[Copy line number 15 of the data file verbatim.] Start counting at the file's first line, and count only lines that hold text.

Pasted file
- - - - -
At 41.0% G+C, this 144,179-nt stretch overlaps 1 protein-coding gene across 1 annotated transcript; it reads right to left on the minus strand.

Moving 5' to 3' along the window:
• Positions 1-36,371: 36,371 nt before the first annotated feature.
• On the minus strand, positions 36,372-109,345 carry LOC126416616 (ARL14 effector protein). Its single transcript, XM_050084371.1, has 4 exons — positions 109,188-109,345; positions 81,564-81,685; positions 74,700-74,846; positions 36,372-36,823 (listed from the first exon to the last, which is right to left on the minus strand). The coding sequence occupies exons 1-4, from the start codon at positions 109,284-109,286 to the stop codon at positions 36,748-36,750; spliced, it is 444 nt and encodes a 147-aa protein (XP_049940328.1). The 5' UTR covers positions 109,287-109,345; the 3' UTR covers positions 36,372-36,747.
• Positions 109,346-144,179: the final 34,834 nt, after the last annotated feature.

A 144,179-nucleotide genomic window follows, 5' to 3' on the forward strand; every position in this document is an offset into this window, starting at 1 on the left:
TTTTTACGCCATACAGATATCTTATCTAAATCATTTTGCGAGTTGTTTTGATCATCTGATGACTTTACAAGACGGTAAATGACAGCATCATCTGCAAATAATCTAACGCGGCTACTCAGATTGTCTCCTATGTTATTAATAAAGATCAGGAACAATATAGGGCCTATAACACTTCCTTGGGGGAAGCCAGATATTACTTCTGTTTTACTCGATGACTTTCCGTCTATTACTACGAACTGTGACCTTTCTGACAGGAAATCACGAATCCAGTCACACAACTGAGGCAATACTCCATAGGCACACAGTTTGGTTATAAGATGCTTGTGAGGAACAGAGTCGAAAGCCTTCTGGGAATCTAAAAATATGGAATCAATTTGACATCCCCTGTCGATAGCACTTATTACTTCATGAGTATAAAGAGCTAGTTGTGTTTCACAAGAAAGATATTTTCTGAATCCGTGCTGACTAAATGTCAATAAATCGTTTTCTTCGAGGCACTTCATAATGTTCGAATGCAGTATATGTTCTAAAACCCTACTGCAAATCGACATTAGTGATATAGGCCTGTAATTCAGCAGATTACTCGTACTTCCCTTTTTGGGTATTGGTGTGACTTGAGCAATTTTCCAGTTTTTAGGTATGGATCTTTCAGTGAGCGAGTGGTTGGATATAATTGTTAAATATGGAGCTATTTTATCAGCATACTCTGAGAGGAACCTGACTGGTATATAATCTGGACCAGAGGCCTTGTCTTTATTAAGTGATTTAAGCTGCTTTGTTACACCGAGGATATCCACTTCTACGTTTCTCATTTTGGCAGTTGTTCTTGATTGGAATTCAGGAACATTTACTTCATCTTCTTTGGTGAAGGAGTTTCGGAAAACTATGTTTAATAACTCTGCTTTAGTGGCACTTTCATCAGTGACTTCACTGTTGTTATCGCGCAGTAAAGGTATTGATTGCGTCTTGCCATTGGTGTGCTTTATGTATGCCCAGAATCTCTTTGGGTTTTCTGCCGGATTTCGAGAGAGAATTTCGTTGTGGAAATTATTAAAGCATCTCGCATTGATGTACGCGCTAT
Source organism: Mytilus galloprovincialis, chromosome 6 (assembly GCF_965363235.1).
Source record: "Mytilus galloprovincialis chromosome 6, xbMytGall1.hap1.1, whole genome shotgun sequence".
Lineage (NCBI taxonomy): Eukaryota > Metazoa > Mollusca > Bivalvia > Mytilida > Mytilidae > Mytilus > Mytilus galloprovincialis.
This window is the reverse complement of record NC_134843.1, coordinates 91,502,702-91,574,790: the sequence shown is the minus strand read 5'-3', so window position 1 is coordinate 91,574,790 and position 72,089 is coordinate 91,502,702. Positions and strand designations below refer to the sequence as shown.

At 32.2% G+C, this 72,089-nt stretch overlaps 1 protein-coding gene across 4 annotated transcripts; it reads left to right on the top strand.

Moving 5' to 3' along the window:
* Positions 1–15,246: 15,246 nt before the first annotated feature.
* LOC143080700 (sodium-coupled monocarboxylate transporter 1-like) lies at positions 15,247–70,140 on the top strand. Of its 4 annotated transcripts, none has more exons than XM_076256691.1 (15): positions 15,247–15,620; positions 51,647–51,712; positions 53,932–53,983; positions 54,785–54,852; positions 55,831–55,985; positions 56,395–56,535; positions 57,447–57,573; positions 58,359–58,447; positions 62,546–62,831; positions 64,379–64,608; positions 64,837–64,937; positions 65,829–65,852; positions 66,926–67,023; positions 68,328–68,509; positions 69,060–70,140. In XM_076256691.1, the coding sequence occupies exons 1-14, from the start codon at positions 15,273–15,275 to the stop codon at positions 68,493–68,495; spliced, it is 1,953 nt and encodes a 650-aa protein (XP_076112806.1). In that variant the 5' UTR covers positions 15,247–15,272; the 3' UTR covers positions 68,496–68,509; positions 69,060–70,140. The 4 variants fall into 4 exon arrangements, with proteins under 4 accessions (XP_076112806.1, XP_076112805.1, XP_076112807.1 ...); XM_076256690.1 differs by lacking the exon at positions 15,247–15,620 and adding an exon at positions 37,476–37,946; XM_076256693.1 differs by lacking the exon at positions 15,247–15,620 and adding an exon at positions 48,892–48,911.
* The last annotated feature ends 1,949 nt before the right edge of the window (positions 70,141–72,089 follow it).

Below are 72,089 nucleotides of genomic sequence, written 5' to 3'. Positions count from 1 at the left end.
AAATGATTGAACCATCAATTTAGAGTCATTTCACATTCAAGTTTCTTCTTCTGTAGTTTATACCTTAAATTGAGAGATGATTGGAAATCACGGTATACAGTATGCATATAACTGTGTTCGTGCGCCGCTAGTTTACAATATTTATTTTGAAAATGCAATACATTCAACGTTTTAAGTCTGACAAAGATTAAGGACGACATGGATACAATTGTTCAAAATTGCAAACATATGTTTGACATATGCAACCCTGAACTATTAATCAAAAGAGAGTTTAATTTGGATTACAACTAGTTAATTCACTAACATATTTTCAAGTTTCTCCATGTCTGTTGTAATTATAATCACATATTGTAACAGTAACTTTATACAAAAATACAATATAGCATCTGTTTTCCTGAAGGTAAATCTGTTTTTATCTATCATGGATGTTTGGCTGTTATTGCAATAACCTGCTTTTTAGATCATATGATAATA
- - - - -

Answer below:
* LOC143080700 (sodium-coupled monocarboxylate transporter 1-like) lies at positions 15,247–70,140 on the top strand. Of its 4 annotated transcripts, none has more exons than XM_076256691.1 (15): positions 15,247–15,620; positions 51,647–51,712; positions 53,932–53,983; positions 54,785–54,852; positions 55,831–55,985; positions 56,395–56,535; positions 57,447–57,573; positions 58,359–58,447; positions 62,546–62,831; positions 64,379–64,608; positions 64,837–64,937; positions 65,829–65,852; positions 66,926–67,023; positions 68,328–68,509; positions 69,060–70,140. In XM_076256691.1, the coding sequence occupies exons 1-14, from the start codon at positions 15,273–15,275 to the stop codon at positions 68,493–68,495; spliced, it is 1,953 nt and encodes a 650-aa protein (XP_076112806.1). In that variant the 5' UTR covers positions 15,247–15,272; the 3' UTR covers positions 68,496–68,509; positions 69,060–70,140. The 4 variants fall into 4 exon arrangements, with proteins under 4 accessions (XP_076112806.1, XP_076112805.1, XP_076112807.1 ...); XM_076256690.1 differs by lacking the exon at positions 15,247–15,620 and adding an exon at positions 37,476–37,946; XM_076256693.1 differs by lacking the exon at positions 15,247–15,620 and adding an exon at positions 48,892–48,911.